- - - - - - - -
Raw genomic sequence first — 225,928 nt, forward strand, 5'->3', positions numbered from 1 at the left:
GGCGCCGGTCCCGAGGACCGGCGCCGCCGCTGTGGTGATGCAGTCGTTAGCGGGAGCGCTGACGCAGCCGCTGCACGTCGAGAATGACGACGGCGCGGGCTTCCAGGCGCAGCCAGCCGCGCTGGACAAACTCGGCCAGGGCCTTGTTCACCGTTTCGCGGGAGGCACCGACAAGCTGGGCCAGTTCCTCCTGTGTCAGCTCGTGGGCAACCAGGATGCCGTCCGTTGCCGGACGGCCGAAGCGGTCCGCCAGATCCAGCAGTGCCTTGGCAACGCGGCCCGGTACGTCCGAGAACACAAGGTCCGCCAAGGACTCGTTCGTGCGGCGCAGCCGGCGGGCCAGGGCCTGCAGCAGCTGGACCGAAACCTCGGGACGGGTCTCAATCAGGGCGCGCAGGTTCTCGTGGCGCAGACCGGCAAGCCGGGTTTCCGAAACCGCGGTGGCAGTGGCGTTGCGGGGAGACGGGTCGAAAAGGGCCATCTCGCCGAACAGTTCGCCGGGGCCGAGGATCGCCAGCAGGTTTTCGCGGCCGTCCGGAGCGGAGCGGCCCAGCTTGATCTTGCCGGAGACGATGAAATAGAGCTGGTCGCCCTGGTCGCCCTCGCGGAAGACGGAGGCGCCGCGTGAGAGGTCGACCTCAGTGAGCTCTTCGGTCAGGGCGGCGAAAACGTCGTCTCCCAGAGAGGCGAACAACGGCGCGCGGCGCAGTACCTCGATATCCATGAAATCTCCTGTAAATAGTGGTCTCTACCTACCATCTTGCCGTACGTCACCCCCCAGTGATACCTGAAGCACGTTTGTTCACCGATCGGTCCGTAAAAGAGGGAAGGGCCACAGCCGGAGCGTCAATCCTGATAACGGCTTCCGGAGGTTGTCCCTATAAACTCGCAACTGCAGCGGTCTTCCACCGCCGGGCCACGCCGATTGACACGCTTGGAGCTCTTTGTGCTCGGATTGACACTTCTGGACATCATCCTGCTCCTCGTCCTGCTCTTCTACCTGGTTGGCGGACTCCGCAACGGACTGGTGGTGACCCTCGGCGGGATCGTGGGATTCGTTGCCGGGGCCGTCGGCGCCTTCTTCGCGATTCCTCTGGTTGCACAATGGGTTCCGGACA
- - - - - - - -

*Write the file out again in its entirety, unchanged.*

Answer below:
Raw genomic sequence first — 225,928 nt, forward strand, 5'->3', positions numbered from 1 at the left:
GGCGCCGGTCCCGAGGACCGGCGCCGCCGCTGTGGTGATGCAGTCGTTAGCGGGAGCGCTGACGCAGCCGCTGCACGTCGAGAATGACGACGGCGCGGGCTTCCAGGCGCAGCCAGCCGCGCTGGACAAACTCGGCCAGGGCCTTGTTCACCGTTTCGCGGGAGGCACCGACAAGCTGGGCCAGTTCCTCCTGTGTCAGCTCGTGGGCAACCAGGATGCCGTCCGTTGCCGGACGGCCGAAGCGGTCCGCCAGATCCAGCAGTGCCTTGGCAACGCGGCCCGGTACGTCCGAGAACACAAGGTCCGCCAAGGACTCGTTCGTGCGGCGCAGCCGGCGGGCCAGGGCCTGCAGCAGCTGGACCGAAACCTCGGGACGGGTCTCAATCAGGGCGCGCAGGTTCTCGTGGCGCAGACCGGCAAGCCGGGTTTCCGAAACCGCGGTGGCAGTGGCGTTGCGGGGAGACGGGTCGAAAAGGGCCATCTCGCCGAACAGTTCGCCGGGGCCGAGGATCGCCAGCAGGTTTTCGCGGCCGTCCGGAGCGGAGCGGCCCAGCTTGATCTTGCCGGAGACGATGAAATAGAGCTGGTCGCCCTGGTCGCCCTCGCGGAAGACGGAGGCGCCGCGTGAGAGGTCGACCTCAGTGAGCTCTTCGGTCAGGGCGGCGAAAACGTCGTCTCCCAGAGAGGCGAACAACGGCGCGCGGCGCAGTACCTCGATATCCATGAAATCTCCTGTAAATAGTGGTCTCTACCTACCATCTTGCCGTACGTCACCCCCCAGTGATACCTGAAGCACGTTTGTTCACCGATCGGTCCGTAAAAGAGGGAAGGGCCACAGCCGGAGCGTCAATCCTGATAACGGCTTCCGGAGGTTGTCCCTATAAACTCGCAACTGCAGCGGTCTTCCACCGCCGGGCCACGCCGATTGACACGCTTGGAGCTCTTTGTGCTCGGATTGACACTTCTGGACATCATCCTGCTCCTCGTCCTGCTCTTCTACCTGGTTGGCGGACTCCGCAACGGACTGGTGGTGACCCTCGGCGGGATCGTGGGATTCGTTGCCGGGGCCGTCGGCGCCTTCTTCGCGATTCCTCTGGTTGCACAATGGGTTCCGGACA